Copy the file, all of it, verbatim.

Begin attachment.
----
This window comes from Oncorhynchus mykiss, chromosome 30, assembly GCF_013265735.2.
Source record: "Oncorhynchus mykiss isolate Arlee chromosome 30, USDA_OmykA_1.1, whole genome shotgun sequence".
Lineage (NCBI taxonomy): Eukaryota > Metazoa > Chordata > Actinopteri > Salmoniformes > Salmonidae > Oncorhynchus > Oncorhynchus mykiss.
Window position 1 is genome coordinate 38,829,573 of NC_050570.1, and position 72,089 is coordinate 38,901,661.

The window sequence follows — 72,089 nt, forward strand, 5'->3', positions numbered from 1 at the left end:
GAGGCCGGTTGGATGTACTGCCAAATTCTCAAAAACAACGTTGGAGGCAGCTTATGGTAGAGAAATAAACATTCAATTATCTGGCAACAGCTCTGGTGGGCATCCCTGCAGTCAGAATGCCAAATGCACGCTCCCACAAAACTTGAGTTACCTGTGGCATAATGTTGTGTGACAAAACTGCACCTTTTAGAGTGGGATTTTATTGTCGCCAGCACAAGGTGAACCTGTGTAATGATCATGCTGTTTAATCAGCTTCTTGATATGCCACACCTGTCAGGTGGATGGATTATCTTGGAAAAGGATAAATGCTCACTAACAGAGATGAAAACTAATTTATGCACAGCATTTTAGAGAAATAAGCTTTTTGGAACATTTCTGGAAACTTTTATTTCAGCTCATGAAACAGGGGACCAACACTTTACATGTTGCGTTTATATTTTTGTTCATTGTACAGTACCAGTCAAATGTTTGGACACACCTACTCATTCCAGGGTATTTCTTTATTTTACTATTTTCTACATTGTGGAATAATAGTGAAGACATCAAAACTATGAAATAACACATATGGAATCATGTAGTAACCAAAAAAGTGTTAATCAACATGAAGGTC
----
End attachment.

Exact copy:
This window comes from Oncorhynchus mykiss, chromosome 30, assembly GCF_013265735.2.
Source record: "Oncorhynchus mykiss isolate Arlee chromosome 30, USDA_OmykA_1.1, whole genome shotgun sequence".
Lineage (NCBI taxonomy): Eukaryota > Metazoa > Chordata > Actinopteri > Salmoniformes > Salmonidae > Oncorhynchus > Oncorhynchus mykiss.
Window position 1 is genome coordinate 38,829,573 of NC_050570.1, and position 72,089 is coordinate 38,901,661.

The window sequence follows — 72,089 nt, forward strand, 5'->3', positions numbered from 1 at the left end:
GAGGCCGGTTGGATGTACTGCCAAATTCTCAAAAACAACGTTGGAGGCAGCTTATGGTAGAGAAATAAACATTCAATTATCTGGCAACAGCTCTGGTGGGCATCCCTGCAGTCAGAATGCCAAATGCACGCTCCCACAAAACTTGAGTTACCTGTGGCATAATGTTGTGTGACAAAACTGCACCTTTTAGAGTGGGATTTTATTGTCGCCAGCACAAGGTGAACCTGTGTAATGATCATGCTGTTTAATCAGCTTCTTGATATGCCACACCTGTCAGGTGGATGGATTATCTTGGAAAAGGATAAATGCTCACTAACAGAGATGAAAACTAATTTATGCACAGCATTTTAGAGAAATAAGCTTTTTGGAACATTTCTGGAAACTTTTATTTCAGCTCATGAAACAGGGGACCAACACTTTACATGTTGCGTTTATATTTTTGTTCATTGTACAGTACCAGTCAAATGTTTGGACACACCTACTCATTCCAGGGTATTTCTTTATTTTACTATTTTCTACATTGTGGAATAATAGTGAAGACATCAAAACTATGAAATAACACATATGGAATCATGTAGTAACCAAAAAAGTGTTAATCAACATGAAGGTC